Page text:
1.1 About the study Human beings have tried to manage risks faced in their everyday life. Keeping inflammable material away from fire, saving for possible future needs, creation of a legal will are all examples of attempts at managing risk. Risk is the possibility of the actual outcome being different from the expected outcome. It includes both the downside and upside potential. Downside potential is the possibility of the actual results being adverse compared to the expected results. On the other hand, upside potential is the possibility of the actual results being better than the expected results. 1.1.1 Risk Management Risk is derived from the Italian word Risicare meaning to dare. Risk is the probability of the unexpected happening the probability of suffering a loss. Risk provides the basis for opportunity. The term risk and exposure have subtle differences in their meaning. Risk refers to the probability of loss, while exposure is the possibility of loss although they are often used interchangeably. Risk arises as a result of exposure.

Exposure to financial markets affects most organizations , either directly or indirectly. Financial markets help companies to gain, also expose them to the possibility of loss. However, financial markets give strategic benefits to the companies. Risk is the probable variability of returns. Since it is not always possible or desirable to eliminate risk, understanding it is an important step in determining how to manage it. Identifying exposures and risks forms the basis for an appropriate financial risk management strategy. Financial risk arises through countless transactions of a financial nature, including sales and purchases, investments and loans, and various other business activities. When financial prices change dramatically, it can increase costs, reduce revenues, or otherwise adversely impact the profitability of an organisation. Financial fluctuations make it more difficult to plan and budget, price goods and services and allocate capital. There are three main sources of financial risk: Financial risks arising from an organisations exposure to changes in market prices, such as interest rates, exchange rates, and commodity prices. Financial risks arising from the actions of, and transactions with, other organizations such as vendors, customers, and counterparties in derivatives transactions. Financial risks resulting from internal actions or failures of the organisation, particularly people, processes and systems. Financial risk management is a process to deal with uncertainties resulting from financial markets. It involves assessing the financial risks facing an organization and developing management strategies consistent with internal priorities and policies. Addressing financial risks proactively may provide an organisation with a competitive advantage. Organisations manage financial risk using a variety of strategies and products. It is important to understand how these products and strategies work to reduce risk within the context of the organizations risk tolerance and objectives. 1.1.2 Risk Management Process The word process connotes a continuing activity or function towards a particular result. The process is the vehicle to implement an organizations risk principles and policies, aided by organizational structure. In general, the process can be summarized as follows:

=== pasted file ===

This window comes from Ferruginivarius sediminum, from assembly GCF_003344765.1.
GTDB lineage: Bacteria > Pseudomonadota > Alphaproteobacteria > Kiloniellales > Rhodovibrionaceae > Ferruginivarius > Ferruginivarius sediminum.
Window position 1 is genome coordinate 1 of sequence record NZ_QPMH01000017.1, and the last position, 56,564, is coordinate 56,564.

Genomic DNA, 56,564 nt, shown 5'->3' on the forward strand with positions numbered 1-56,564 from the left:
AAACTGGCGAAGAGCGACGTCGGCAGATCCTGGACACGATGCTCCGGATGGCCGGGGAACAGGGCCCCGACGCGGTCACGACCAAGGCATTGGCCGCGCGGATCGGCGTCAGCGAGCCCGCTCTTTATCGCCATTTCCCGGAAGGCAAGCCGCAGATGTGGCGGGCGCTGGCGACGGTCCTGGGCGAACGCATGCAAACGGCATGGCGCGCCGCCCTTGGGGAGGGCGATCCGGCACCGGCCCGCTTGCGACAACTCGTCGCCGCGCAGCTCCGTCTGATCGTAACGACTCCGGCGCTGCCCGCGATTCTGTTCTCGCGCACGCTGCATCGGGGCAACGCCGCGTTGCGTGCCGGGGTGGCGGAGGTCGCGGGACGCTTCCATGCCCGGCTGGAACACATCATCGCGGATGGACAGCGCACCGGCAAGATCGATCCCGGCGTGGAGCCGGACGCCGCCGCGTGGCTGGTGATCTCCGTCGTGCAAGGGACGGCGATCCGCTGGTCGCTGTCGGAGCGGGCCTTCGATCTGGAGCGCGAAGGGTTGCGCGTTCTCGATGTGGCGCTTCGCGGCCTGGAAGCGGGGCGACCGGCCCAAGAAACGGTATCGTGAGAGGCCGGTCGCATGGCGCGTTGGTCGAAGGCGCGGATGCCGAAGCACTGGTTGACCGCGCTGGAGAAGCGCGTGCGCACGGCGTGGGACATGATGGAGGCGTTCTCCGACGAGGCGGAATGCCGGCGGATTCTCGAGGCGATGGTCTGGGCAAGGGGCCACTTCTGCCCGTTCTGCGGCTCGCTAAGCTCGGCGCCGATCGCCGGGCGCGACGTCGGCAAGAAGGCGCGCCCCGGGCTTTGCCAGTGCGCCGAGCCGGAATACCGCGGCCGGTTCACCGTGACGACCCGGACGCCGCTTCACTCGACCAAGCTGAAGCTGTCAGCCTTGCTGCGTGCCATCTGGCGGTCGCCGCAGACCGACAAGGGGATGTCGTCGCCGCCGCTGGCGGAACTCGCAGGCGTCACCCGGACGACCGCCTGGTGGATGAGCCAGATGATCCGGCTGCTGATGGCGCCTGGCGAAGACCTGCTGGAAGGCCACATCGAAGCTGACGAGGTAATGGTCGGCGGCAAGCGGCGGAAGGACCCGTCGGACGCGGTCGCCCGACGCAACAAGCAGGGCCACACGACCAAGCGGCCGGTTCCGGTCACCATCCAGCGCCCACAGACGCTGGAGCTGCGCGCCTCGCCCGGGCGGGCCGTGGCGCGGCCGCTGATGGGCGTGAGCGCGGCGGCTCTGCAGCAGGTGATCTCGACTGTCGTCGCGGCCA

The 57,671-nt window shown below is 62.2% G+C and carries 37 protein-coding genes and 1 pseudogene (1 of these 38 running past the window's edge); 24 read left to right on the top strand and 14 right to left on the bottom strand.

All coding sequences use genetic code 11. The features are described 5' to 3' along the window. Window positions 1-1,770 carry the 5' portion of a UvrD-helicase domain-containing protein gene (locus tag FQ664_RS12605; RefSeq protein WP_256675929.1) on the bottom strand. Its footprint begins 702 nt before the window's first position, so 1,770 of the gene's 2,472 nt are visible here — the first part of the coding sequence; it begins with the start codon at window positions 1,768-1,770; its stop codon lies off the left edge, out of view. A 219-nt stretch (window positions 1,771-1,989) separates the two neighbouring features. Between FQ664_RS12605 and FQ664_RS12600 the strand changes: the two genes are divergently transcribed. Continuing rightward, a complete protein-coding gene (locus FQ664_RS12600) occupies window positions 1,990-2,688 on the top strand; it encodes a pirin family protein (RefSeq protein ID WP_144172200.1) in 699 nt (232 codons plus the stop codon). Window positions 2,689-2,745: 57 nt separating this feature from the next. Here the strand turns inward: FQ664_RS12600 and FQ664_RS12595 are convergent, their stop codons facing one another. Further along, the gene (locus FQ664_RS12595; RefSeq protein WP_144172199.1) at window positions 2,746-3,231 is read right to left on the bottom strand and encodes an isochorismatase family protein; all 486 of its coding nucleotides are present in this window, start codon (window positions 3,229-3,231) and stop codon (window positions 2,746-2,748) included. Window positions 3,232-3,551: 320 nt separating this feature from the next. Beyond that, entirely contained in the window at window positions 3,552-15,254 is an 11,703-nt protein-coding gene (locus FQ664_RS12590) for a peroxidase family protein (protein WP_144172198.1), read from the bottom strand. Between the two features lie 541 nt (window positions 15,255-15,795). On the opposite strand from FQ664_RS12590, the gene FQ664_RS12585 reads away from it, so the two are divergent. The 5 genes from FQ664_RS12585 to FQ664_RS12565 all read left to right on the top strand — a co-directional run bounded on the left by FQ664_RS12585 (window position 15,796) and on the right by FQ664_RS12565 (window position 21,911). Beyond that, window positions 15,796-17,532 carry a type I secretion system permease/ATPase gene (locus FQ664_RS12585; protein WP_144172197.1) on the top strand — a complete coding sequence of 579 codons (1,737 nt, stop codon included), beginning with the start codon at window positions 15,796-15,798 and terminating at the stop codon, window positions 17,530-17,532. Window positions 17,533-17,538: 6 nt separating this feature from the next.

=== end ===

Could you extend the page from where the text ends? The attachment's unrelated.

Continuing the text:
Risk Risk Risk Risk

identification. measurement. monitoring. control.

Risk management needs to be looked at as an organizational approach, as management of risks independently cannot have the desired effect over the long term. This is especially necessary as risks result from various activities in the firm and the personnel responsible for the activities do not always understand the risk attached to them. The steps in risk management process are as below: Determining objectives: Determination of objectives is the first step and can be for protecting profits, or to develop competitive advantage. The objectives are to be decided by the management and the risk manager will fulfill his responsibilities in accordance with the objectives. Identifying risks: Every organization faces risks, based on its economic, political, social and business factors, the features of the industry it operates in and other innumerable factors. Risk evaluation: Once the risks are identified, they need to be evaluated for ascertaining their significance. The significance of a particular risk depends On the size of the loss that it may result in, and the probability of the occurrence of such loss. On the basis of these factors, the various risks faced by the corporate need to be classified as critical risks, important risks and not-so-important risks. Critical risks are those that may result in the bankruptcy of the firm. Important risks are those which may not result in bankruptcy, but may cause severe financial distress. Development of policy: Risk management policy is developed based on the risk tolerance level of the firm. For the policy to be relatively stable, the time frame should be long enough. Policy declares how much risk to take. Development of strategy: Policy dictates the risk management strategy of the firm. Strategy specifies the nature of risk to be managed, timing, tools, techniques and instruments that can be used to manage these risks. Strategy also deals with tax and legal problems and whether the company would make profits or stick to covering existing risks.